In praise of Alfred Stevens and plumbed-in women

I was absolutely thrilled yesterday to see Stevens's 'The Bath' 1867 in the flesh, so to speak at the Art Gallery of South Australia's 'Colours of Impressionism' exhibition.

This is a painting I've only seen in reproduction and it was the crux of a chapter I wrote in my first book, the edited anthology 'Domestic Interiors: Representing Homes From the Victorians to the Moderns' Bloomsbury 2013. In this book I considered the history in art of each room in a house.

Selecting the bathroom for myself -- [an obscure passion for plumbing] its titled "Bathrooms: Plumbing the Canon: the bath tub nudes of Alfred Stevens, Edgar Degas, and Pierre Bonnard". 


Here's what I wrote: 

'Alfred Stevens’s The Bath shows us a full-length French zinc tub filled to the brim. The Bath (see Figure 7.2) is a departure for Stevens, whose subjects are usually seen fully dressed in lavish interiors. Known for his paintings of Paris’s fashionable women, Stevens was interested in psychological interiority, and often caught his subjects in moments of frustration, boredom or longing. His were contemporary women, who liked precious objects and dwelt in luxuriously decorated salons or boudoirs. He painted both society women and cocottes or demi-mondaines , femmes both fragile and fatale, and his approach was sensitive and objective, sensual and almost documentary in style, leaving clues for his fashion-conscious audiences to pick up on—subtle narrative threads laid down in details of dress, décor, and pose. The woman in Stevens’s The Bath is in a state of interiority that is palpable, an idea conveyed by the novel placed half-finished on a stand by the bath (she has been doubly immersed, in bath water and text). But she has put the novel down, perhaps either because her reading has triggered a memory or because she’s been too distracted to concentrate on it. The water in the bath is clear (more on that later) and still, as might be expected from a scene in which the bather in a state of motionless reflection. She touches her left hand to the back of her head, and her facial expression is dreamy and absorbed as the warm water envelopes her and creates a Freudian sense of oceanic boundarylessness.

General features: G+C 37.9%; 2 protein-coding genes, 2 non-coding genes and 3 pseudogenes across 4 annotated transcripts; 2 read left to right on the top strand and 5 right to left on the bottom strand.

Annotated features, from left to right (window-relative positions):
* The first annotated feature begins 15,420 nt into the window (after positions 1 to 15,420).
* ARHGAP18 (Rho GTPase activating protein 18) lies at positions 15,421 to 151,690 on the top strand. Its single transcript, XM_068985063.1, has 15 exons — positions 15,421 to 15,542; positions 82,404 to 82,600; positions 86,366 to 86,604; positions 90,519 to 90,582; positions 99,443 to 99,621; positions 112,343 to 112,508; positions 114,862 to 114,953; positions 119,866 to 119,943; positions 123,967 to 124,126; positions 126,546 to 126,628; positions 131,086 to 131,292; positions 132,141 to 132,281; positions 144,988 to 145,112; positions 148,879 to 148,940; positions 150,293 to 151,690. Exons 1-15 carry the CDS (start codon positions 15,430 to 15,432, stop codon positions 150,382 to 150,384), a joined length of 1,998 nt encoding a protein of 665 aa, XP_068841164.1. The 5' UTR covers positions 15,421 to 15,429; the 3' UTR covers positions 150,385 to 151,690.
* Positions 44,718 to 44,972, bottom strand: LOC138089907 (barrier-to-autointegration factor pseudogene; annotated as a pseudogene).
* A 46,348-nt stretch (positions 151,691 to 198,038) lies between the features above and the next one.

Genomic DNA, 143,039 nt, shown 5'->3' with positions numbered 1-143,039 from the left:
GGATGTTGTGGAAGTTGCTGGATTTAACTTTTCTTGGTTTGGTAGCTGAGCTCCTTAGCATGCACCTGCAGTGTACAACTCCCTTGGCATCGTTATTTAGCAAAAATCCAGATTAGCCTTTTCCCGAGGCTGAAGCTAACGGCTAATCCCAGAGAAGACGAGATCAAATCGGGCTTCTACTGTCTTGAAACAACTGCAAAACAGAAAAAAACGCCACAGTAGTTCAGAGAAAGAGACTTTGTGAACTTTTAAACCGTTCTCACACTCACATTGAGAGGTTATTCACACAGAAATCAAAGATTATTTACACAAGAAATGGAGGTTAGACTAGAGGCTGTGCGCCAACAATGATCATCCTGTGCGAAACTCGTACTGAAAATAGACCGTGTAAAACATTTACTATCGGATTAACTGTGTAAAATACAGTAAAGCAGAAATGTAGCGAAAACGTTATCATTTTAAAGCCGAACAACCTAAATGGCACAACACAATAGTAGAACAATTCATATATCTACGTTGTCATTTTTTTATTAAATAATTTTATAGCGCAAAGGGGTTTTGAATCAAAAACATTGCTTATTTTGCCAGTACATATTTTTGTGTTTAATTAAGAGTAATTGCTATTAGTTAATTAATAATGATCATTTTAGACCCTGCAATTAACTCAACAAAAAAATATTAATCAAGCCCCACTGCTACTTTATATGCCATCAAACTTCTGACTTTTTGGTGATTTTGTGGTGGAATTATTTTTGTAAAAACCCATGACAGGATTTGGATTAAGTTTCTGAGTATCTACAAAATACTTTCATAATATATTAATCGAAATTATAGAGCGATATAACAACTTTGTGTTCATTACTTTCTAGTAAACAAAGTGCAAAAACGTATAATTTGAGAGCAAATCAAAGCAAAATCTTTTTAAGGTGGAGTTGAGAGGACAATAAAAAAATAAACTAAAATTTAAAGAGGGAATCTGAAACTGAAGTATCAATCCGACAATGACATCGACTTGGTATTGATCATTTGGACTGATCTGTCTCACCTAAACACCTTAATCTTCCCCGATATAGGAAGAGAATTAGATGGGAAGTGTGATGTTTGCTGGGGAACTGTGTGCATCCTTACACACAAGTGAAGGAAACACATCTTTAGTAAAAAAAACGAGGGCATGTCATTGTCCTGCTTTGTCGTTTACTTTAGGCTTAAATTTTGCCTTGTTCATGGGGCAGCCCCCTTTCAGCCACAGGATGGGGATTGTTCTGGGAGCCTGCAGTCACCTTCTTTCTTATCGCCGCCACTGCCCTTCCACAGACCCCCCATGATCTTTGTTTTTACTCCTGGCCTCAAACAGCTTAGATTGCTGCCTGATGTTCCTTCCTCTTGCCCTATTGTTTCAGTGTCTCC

The white roses she holds in her right hand dangle over the edge of the tub and could be viewed as symbols of love and beauty; furthermore, the fact that there are two blooms evokes notions of being part of a pair, and the fact that she holds them pointing heads down indicated to knowing audiences that she is indeed ‘off the market’. The bath tap, in the shape of a swan’s head, is based on a classic Roman design that is still popular and available today from plumbing suppliers. The inclusion of the swan-shaped tap also refers to the classical myth of Leda and heightens the erotic subtext in the painting. The bathing woman wears the gold bracelet of the successful artist’s model, and her red hair, distinctive facial features and known friendship with Stevens suggests the model may have been Victorine Meurent, the model Manet used for his Olympia in 1863 and whom Picasso used for his Celestine in the 1900s.

The viewing dynamic Stevens established here locates the viewer as a desiring heterosexual male lover, placed at an almost intrusively intimate nearness to her. The Bath operates in a manner not unlike another work of that time, Fantin-Latour’s Woman Reading . Of this picture, Michael Fried has written that it functions within an absorptive framework and tradition. In this framework, the preoccupied face of the sitter is composed in such a way that our role as beholders is denied; a proposal is being constructed (through a range of conventions or effets de real ) that suggests that the scene before us is ‘real’ and that there are no barriers in our observational relationship with the sitter. We observe her state of mind in a manner that is as natural and as unmediated as it might be in real life, while at the same time appreciating this ‘effect’ as it has been mastered by the artist (Fried 1992: 52).

Here Stevens has turned the bathroom into a cloister, and the dreamy meditations of this bather have been encouraged by her access to endless hot running water. That she has been meditating for some time is gently underscored by the fob watch in the soap holder in the centre of the picture. Social historian Michael Adcock makes the astute point that the bathroom is now aspiring to the status of the boudoir. Moreover, for the first time, bathing could become a regular rather than an occasional occurrence, and the bathroom began to change form from being the site of rather awkward and makeshift ablutions to being a place of stylishness and comfort . . . The bathroom was now a place to tarry and to relax, and has taken on some of the intimate and romantic connotations of the boudoir. (Adcock 1996: 34)'

On seeing it in the flesh? Its bigger and more bravura than I imagined; the tones on the elbow and cheek are extraordinary; the swan on the tap has a more lecherous expression that even the largest file size images can convey, and overall its gorgeous. Kudos to the Musee d'Orsay for sending it as far as Adelaide.